A commercially available switch device which comprises prior art that is known is illustrated in FIG. 9 of the drawings and will be described in detail in connection therewith. Briefly, in that structure a blind end hat-shaped cap is formed out of a suitable synthetic resin such as nylon, is captivated by the flange into a metal nut having a knurled cylindrical exterior wall and the nut is pressed into a hole formed in a printed circuit board to present a threaded socket to the surface of the board having the conductor spaced from the hole. The plastic cap protrudes from the opposite surface and that portion of the nut protruding laterally is soldered to a conductor adjacent the hole. A screw member having an integral dependent threaded stud is screwed into the socket and when the body of the member engages against the board surface contact is made with the spaced conductor establishing electrical connection between the spaced conductor and the conductor on the opposite surface through the stud, nut and soldered connection. The plastic cap is necessary to prevent solder from entering the threads of the nut since the soldering is dip soldering. Wave soldering is difficult because of the cap protrusion. The structure is complex and difficult to assemble and provides no way of preventing loss of the screw member when turned to the off or open position.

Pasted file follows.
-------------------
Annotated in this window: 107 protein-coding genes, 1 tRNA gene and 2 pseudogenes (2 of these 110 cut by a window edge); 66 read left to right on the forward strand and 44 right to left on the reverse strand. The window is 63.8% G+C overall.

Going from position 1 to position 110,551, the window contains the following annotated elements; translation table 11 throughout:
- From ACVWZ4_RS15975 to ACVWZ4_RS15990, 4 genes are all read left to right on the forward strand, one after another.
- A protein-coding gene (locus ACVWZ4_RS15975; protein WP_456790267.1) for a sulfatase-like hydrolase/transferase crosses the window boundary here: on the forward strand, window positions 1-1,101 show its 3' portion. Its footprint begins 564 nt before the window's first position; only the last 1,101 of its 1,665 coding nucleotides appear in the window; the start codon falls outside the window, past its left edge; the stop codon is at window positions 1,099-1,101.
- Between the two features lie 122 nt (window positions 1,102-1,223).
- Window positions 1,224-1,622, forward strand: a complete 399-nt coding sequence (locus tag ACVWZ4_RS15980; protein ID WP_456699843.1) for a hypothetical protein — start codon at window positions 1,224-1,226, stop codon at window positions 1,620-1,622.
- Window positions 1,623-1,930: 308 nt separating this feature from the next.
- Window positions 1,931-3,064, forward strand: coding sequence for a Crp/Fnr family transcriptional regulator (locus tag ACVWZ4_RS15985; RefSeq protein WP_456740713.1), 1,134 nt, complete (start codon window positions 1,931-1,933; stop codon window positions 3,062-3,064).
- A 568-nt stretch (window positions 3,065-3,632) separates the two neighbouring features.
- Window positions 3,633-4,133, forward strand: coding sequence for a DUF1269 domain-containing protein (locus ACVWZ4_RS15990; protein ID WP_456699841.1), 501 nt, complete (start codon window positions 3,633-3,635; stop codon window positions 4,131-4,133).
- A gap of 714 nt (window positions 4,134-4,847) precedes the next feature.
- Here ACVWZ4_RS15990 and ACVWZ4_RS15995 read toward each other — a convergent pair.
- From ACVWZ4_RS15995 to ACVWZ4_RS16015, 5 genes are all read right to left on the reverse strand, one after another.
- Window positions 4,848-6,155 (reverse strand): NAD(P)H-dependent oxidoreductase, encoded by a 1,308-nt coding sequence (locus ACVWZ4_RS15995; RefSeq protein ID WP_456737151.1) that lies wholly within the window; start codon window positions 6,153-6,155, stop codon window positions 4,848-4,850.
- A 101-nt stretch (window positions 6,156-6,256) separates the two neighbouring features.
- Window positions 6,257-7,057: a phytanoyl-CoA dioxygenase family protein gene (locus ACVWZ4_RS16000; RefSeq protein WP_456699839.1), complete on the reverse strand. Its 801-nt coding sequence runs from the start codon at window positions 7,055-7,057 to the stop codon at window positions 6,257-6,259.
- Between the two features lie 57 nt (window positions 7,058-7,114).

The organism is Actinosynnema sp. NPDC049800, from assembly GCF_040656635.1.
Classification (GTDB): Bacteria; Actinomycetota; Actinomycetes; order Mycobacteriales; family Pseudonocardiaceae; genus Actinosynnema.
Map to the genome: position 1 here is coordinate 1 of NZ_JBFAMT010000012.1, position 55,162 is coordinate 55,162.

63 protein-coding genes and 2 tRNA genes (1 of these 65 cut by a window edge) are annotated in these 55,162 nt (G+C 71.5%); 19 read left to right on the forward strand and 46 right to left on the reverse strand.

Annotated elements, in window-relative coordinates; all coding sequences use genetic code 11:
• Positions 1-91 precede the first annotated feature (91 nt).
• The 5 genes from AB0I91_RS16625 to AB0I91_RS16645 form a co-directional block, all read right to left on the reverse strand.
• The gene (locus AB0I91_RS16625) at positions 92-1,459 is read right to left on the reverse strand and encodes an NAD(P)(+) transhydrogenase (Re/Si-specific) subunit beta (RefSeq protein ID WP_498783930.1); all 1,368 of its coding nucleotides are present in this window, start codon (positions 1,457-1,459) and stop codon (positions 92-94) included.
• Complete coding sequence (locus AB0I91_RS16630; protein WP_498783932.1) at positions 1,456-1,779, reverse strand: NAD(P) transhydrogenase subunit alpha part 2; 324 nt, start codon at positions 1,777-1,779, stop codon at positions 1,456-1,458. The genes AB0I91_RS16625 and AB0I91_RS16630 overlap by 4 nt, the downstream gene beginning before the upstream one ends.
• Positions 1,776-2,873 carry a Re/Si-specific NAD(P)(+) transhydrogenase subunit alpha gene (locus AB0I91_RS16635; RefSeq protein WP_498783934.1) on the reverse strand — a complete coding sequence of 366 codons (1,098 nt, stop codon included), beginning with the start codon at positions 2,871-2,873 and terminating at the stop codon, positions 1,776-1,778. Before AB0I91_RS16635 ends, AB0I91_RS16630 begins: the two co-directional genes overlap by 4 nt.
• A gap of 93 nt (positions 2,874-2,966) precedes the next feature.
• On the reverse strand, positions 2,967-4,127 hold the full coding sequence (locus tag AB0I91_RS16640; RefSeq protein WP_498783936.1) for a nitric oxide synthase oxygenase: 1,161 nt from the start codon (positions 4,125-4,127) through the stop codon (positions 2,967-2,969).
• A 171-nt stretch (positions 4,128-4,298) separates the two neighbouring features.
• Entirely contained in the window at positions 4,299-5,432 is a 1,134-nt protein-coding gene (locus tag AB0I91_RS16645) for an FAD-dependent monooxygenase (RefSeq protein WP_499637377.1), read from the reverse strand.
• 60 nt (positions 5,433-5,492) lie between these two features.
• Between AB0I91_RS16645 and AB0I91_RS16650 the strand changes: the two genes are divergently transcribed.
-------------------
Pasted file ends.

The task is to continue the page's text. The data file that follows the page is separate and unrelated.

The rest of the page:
The invention comprises a mounting stud of conductive metal which has mounting structure at its bottom end adapted for frictionally engaging the said end into a hole formed in a printed circuit board in conductive connection with a conductor on the bottom of the board. The remainder of the stud includes a working threaded section adjacent the mounting structure adapted to accommodate the threaded interior of a locknut of the nylon insert type thereon. There is a pilot threaded section at the axial or upper end of the stud opposite the mounting end that is spaced from the working threaded section by an unthreaded length or shank. The device includes a shell of conductive metal having a hollow interior chamber, a flat annular contact surface at its bottom axial end and a tool engaging formation at its upper axial end. A locknut of the nylon insert type is frictionally engaged in the chamber from the bottom thereof and prevents its threaded socket to the bottom axial end of the shell, its length being such that its thread including the portion extending through the nylon insert is of lesser axial length than the axial length of the unthreaded shank. The shank is of a diameter freely to pass through the threaded portion of the locknut. The length of the chamber is such as freely to accommodate the full length of the stud when the device is in use, but may be foreshortened if it is not desired fully to enclose the stud.